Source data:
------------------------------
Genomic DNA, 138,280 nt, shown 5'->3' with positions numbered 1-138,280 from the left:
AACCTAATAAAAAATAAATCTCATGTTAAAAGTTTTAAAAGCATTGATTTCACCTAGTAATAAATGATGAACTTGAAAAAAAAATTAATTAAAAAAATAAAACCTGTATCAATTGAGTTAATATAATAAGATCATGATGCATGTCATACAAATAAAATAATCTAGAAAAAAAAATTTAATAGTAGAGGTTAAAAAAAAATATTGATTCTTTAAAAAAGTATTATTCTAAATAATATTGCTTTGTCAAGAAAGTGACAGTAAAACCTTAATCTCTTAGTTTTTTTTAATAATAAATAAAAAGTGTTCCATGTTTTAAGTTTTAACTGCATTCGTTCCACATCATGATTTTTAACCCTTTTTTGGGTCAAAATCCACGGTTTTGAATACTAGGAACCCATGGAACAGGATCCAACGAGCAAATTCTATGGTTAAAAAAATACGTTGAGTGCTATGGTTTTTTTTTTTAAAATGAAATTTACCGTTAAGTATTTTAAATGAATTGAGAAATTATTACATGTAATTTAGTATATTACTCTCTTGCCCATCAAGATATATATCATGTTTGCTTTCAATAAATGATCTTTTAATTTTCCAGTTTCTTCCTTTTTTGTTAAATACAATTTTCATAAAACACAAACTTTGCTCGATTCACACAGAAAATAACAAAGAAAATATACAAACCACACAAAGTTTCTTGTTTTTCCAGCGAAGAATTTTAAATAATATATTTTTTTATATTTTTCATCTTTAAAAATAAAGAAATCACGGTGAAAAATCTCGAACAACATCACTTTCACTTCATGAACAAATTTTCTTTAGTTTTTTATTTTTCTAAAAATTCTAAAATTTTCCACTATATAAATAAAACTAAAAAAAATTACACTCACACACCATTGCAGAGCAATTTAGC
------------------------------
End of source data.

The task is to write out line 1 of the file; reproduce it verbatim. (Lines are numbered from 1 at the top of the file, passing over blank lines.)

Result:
Genomic DNA, 138,280 nt, shown 5'->3' with positions numbered 1-138,280 from the left: